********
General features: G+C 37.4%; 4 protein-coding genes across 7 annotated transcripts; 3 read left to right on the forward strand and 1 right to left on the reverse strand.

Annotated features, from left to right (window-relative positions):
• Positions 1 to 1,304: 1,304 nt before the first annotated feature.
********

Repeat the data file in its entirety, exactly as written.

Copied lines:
General features: G+C 37.4%; 4 protein-coding genes across 7 annotated transcripts; 3 read left to right on the forward strand and 1 right to left on the reverse strand.

Annotated features, from left to right (window-relative positions):
• Positions 1 to 1,304: 1,304 nt before the first annotated feature.